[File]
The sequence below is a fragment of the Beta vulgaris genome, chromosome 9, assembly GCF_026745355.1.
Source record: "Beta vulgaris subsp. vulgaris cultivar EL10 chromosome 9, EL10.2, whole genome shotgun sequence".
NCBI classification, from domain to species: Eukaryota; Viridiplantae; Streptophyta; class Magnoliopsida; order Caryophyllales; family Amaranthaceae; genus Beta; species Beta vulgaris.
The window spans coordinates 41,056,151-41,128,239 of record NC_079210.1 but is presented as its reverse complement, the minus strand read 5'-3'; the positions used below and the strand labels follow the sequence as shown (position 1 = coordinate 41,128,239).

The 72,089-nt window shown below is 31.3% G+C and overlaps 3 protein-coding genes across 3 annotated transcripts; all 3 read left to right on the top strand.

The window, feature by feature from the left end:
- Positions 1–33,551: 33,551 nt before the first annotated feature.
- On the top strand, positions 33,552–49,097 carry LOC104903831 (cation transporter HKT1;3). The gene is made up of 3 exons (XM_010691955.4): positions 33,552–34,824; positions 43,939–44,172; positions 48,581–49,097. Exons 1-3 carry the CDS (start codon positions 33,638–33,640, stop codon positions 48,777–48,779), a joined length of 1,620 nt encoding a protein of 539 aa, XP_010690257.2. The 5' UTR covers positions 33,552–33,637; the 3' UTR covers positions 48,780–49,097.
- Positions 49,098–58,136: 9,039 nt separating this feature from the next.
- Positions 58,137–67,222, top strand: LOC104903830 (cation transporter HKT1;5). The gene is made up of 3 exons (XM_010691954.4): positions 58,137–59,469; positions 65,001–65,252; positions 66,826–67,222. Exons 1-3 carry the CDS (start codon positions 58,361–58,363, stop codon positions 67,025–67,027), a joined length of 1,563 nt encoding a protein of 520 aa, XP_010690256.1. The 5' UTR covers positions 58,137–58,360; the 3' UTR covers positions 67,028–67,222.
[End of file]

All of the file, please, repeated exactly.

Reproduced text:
The sequence below is a fragment of the Beta vulgaris genome, chromosome 9, assembly GCF_026745355.1.
Source record: "Beta vulgaris subsp. vulgaris cultivar EL10 chromosome 9, EL10.2, whole genome shotgun sequence".
NCBI classification, from domain to species: Eukaryota; Viridiplantae; Streptophyta; class Magnoliopsida; order Caryophyllales; family Amaranthaceae; genus Beta; species Beta vulgaris.
The window spans coordinates 41,056,151-41,128,239 of record NC_079210.1 but is presented as its reverse complement, the minus strand read 5'-3'; the positions used below and the strand labels follow the sequence as shown (position 1 = coordinate 41,128,239).

The 72,089-nt window shown below is 31.3% G+C and overlaps 3 protein-coding genes across 3 annotated transcripts; all 3 read left to right on the top strand.

The window, feature by feature from the left end:
- Positions 1–33,551: 33,551 nt before the first annotated feature.
- On the top strand, positions 33,552–49,097 carry LOC104903831 (cation transporter HKT1;3). The gene is made up of 3 exons (XM_010691955.4): positions 33,552–34,824; positions 43,939–44,172; positions 48,581–49,097. Exons 1-3 carry the CDS (start codon positions 33,638–33,640, stop codon positions 48,777–48,779), a joined length of 1,620 nt encoding a protein of 539 aa, XP_010690257.2. The 5' UTR covers positions 33,552–33,637; the 3' UTR covers positions 48,780–49,097.
- Positions 49,098–58,136: 9,039 nt separating this feature from the next.
- Positions 58,137–67,222, top strand: LOC104903830 (cation transporter HKT1;5). The gene is made up of 3 exons (XM_010691954.4): positions 58,137–59,469; positions 65,001–65,252; positions 66,826–67,222. Exons 1-3 carry the CDS (start codon positions 58,361–58,363, stop codon positions 67,025–67,027), a joined length of 1,563 nt encoding a protein of 520 aa, XP_010690256.1. The 5' UTR covers positions 58,137–58,360; the 3' UTR covers positions 67,028–67,222.